Mutual monogamy is a form of monogamy that exists when two partners agree to be sexually active with only one another. Being in a long-term mutually monogamous relationship reduces the risk of acquiring a sexually transmitted infection (STI). It is one of the most reliable ways to avoid STIs. Those who choose mutual monogamy can be tested before the sexual relationship to be certain they are not infected. This strategy for the prevention of acquiring a sexually transmitted infection requires that each partner remain faithful and does not engage in sexual activity with another partner.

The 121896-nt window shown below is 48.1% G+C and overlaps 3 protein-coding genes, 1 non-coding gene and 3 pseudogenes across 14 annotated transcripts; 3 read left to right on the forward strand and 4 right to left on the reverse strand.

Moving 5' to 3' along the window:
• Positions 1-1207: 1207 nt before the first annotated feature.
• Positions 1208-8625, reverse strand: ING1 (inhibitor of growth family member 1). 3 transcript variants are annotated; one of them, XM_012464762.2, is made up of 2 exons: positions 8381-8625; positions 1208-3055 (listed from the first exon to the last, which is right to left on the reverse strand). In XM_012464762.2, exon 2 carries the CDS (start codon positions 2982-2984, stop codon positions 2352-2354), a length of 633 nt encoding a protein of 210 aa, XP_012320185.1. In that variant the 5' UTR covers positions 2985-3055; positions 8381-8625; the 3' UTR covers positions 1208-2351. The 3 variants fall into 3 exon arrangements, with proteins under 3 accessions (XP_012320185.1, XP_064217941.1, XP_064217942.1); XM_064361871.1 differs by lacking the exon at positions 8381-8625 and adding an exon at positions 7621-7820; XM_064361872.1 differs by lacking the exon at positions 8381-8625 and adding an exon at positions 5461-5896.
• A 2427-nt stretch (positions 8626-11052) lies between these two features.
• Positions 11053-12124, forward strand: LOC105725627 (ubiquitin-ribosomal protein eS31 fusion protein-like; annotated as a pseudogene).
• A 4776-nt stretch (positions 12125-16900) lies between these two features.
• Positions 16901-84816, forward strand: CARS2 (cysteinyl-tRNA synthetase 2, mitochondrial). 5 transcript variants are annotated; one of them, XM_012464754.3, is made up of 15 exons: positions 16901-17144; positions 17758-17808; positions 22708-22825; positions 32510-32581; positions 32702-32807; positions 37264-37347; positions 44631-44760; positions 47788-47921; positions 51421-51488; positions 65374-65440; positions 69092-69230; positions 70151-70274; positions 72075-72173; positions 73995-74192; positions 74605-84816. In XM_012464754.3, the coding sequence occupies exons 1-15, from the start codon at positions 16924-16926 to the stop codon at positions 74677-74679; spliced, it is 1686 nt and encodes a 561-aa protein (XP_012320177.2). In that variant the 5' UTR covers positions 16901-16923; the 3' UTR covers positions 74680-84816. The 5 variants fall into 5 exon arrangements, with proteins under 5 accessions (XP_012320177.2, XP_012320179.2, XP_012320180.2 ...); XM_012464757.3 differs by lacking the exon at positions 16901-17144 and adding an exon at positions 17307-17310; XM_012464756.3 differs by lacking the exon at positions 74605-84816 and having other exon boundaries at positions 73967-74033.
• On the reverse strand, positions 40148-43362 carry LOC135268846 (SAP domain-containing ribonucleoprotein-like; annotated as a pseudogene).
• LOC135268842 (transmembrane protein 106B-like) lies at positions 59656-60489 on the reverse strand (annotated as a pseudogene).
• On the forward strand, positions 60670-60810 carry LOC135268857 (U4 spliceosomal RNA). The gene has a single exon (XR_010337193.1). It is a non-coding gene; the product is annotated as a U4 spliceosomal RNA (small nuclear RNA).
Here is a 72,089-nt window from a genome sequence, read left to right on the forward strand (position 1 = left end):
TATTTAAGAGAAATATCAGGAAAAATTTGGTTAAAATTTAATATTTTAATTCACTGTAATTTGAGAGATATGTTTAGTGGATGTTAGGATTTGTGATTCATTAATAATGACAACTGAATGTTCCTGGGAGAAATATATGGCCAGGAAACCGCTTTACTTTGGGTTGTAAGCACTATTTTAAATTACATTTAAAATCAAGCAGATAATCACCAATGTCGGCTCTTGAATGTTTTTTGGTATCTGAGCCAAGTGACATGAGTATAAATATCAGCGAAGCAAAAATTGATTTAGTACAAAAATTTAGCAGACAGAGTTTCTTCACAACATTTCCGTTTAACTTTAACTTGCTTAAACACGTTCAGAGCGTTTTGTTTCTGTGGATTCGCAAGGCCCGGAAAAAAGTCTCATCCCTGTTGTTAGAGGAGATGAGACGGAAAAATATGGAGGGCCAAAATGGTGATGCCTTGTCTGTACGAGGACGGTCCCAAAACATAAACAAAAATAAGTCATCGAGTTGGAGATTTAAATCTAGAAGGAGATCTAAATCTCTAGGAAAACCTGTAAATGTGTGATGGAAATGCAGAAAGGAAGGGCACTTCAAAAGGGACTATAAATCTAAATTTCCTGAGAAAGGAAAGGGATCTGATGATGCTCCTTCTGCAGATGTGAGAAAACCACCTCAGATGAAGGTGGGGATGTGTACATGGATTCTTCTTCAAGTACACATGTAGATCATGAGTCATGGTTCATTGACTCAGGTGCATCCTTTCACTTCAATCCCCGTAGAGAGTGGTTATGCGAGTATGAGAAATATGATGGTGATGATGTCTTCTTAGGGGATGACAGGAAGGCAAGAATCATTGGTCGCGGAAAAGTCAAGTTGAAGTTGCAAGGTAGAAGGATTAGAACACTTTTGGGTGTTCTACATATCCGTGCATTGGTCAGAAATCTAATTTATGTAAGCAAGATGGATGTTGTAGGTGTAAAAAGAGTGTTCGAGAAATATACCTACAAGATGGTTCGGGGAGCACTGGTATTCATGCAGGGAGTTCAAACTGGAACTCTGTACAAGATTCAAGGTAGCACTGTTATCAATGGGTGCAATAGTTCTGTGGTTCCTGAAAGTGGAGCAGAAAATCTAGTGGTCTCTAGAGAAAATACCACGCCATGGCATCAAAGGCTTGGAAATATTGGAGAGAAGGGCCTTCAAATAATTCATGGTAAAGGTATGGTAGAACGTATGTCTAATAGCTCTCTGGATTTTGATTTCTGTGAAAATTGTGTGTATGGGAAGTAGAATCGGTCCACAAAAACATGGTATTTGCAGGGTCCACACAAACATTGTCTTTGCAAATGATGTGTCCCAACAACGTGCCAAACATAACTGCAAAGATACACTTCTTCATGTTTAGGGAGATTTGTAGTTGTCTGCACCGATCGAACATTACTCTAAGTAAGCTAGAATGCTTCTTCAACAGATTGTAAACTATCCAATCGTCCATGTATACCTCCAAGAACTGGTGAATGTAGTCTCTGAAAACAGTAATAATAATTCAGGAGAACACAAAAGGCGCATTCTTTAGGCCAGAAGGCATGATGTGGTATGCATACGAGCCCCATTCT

...public-health experts [see]...the emergence of a strain of gonorrhea that is resistant to the last drug available against it, and the harbinger of a sexually transmitted global epidemic.